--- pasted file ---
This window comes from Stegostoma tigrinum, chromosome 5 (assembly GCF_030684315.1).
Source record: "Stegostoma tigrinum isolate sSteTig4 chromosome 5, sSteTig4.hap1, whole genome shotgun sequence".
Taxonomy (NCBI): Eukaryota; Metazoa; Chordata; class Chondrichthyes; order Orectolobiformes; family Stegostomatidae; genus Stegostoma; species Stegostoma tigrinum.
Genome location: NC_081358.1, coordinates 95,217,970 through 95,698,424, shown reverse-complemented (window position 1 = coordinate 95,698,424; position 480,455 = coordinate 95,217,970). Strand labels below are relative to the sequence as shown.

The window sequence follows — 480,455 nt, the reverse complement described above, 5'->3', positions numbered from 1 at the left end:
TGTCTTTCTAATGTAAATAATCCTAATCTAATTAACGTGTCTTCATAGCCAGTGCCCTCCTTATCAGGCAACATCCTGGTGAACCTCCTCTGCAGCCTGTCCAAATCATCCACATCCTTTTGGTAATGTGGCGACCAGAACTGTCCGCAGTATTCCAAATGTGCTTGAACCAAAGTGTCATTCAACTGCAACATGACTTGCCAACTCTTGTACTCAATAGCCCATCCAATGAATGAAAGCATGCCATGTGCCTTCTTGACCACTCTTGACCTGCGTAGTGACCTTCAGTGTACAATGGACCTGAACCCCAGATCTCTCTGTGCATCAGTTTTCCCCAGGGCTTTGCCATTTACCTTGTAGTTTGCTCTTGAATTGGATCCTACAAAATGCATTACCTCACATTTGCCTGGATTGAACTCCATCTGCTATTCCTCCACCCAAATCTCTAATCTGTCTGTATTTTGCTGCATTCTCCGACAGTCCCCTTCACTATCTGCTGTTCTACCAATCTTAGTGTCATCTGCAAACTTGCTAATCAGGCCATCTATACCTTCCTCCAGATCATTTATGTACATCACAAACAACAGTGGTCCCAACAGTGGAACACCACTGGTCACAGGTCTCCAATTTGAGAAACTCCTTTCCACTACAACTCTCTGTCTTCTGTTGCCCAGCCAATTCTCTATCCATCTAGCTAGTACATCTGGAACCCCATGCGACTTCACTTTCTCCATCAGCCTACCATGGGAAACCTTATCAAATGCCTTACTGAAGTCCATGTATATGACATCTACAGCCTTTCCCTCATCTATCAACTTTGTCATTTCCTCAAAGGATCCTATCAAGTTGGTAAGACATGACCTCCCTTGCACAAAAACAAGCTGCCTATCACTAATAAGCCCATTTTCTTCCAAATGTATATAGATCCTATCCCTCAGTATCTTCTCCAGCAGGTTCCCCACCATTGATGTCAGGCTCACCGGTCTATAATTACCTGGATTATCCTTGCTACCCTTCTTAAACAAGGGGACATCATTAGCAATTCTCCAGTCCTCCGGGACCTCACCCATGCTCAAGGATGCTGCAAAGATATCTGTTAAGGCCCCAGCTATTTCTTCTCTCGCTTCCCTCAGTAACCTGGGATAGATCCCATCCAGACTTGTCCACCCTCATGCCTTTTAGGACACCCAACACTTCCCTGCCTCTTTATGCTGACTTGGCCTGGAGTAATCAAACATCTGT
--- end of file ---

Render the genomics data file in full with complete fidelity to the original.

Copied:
This window comes from Stegostoma tigrinum, chromosome 5 (assembly GCF_030684315.1).
Source record: "Stegostoma tigrinum isolate sSteTig4 chromosome 5, sSteTig4.hap1, whole genome shotgun sequence".
Taxonomy (NCBI): Eukaryota; Metazoa; Chordata; class Chondrichthyes; order Orectolobiformes; family Stegostomatidae; genus Stegostoma; species Stegostoma tigrinum.
Genome location: NC_081358.1, coordinates 95,217,970 through 95,698,424, shown reverse-complemented (window position 1 = coordinate 95,698,424; position 480,455 = coordinate 95,217,970). Strand labels below are relative to the sequence as shown.

The window sequence follows — 480,455 nt, the reverse complement described above, 5'->3', positions numbered from 1 at the left end:
TGTCTTTCTAATGTAAATAATCCTAATCTAATTAACGTGTCTTCATAGCCAGTGCCCTCCTTATCAGGCAACATCCTGGTGAACCTCCTCTGCAGCCTGTCCAAATCATCCACATCCTTTTGGTAATGTGGCGACCAGAACTGTCCGCAGTATTCCAAATGTGCTTGAACCAAAGTGTCATTCAACTGCAACATGACTTGCCAACTCTTGTACTCAATAGCCCATCCAATGAATGAAAGCATGCCATGTGCCTTCTTGACCACTCTTGACCTGCGTAGTGACCTTCAGTGTACAATGGACCTGAACCCCAGATCTCTCTGTGCATCAGTTTTCCCCAGGGCTTTGCCATTTACCTTGTAGTTTGCTCTTGAATTGGATCCTACAAAATGCATTACCTCACATTTGCCTGGATTGAACTCCATCTGCTATTCCTCCACCCAAATCTCTAATCTGTCTGTATTTTGCTGCATTCTCCGACAGTCCCCTTCACTATCTGCTGTTCTACCAATCTTAGTGTCATCTGCAAACTTGCTAATCAGGCCATCTATACCTTCCTCCAGATCATTTATGTACATCACAAACAACAGTGGTCCCAACAGTGGAACACCACTGGTCACAGGTCTCCAATTTGAGAAACTCCTTTCCACTACAACTCTCTGTCTTCTGTTGCCCAGCCAATTCTCTATCCATCTAGCTAGTACATCTGGAACCCCATGCGACTTCACTTTCTCCATCAGCCTACCATGGGAAACCTTATCAAATGCCTTACTGAAGTCCATGTATATGACATCTACAGCCTTTCCCTCATCTATCAACTTTGTCATTTCCTCAAAGGATCCTATCAAGTTGGTAAGACATGACCTCCCTTGCACAAAAACAAGCTGCCTATCACTAATAAGCCCATTTTCTTCCAAATGTATATAGATCCTATCCCTCAGTATCTTCTCCAGCAGGTTCCCCACCATTGATGTCAGGCTCACCGGTCTATAATTACCTGGATTATCCTTGCTACCCTTCTTAAACAAGGGGACATCATTAGCAATTCTCCAGTCCTCCGGGACCTCACCCATGCTCAAGGATGCTGCAAAGATATCTGTTAAGGCCCCAGCTATTTCTTCTCTCGCTTCCCTCAGTAACCTGGGATAGATCCCATCCAGACTTGTCCACCCTCATGCCTTTTAGGACACCCAACACTTCCCTGCCTCTTTATGCTGACTTGGCCTGGAGTAATCAAACATCTGT